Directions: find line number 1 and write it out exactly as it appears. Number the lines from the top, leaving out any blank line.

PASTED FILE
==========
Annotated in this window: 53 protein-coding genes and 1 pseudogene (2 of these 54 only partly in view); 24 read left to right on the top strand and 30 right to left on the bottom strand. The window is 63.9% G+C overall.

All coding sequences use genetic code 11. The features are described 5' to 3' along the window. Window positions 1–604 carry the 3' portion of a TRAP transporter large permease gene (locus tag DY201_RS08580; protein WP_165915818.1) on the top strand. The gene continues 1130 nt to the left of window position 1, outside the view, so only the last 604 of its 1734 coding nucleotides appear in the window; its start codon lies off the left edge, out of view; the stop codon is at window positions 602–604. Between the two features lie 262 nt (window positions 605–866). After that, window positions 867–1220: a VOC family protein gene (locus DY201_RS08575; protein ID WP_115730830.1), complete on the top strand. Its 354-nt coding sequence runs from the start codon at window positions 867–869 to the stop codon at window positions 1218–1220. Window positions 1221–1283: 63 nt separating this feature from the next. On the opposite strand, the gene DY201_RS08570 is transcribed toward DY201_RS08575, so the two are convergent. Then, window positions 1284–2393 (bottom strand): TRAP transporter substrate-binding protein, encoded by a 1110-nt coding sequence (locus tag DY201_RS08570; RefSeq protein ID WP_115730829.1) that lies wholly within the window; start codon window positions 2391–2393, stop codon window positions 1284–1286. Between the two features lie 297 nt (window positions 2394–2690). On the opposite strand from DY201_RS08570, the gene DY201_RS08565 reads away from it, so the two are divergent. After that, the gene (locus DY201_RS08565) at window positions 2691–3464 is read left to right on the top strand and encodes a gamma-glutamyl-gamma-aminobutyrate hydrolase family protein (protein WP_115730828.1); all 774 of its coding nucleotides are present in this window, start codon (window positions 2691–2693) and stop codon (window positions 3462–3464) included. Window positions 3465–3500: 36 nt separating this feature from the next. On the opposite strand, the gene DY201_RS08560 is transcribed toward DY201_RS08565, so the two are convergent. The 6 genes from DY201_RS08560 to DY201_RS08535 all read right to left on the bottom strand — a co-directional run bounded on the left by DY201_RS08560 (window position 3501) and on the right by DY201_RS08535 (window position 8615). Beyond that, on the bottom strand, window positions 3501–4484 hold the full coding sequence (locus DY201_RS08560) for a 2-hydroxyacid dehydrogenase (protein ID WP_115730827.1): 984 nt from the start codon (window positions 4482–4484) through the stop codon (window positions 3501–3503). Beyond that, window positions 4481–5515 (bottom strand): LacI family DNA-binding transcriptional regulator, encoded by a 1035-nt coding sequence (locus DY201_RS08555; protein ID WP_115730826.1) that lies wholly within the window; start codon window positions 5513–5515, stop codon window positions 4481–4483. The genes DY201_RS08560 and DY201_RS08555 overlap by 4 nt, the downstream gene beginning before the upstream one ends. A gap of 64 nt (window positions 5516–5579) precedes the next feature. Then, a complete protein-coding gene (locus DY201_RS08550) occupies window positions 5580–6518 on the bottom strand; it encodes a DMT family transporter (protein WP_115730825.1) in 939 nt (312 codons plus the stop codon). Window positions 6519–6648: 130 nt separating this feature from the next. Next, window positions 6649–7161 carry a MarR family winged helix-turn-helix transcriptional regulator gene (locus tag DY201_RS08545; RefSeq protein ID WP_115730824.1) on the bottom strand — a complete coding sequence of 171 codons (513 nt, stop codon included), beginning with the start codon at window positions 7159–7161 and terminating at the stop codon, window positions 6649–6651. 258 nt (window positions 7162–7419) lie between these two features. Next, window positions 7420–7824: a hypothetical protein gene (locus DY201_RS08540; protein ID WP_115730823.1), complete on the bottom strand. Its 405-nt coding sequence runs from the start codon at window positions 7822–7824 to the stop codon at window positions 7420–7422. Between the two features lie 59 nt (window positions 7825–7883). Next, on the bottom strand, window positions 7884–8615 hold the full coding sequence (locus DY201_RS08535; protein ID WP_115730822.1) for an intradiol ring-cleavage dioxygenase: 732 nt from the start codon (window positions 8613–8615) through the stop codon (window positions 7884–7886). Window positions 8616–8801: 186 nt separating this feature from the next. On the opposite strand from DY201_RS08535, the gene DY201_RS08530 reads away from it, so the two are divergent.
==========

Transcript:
Annotated in this window: 53 protein-coding genes and 1 pseudogene (2 of these 54 only partly in view); 24 read left to right on the top strand and 30 right to left on the bottom strand. The window is 63.9% G+C overall.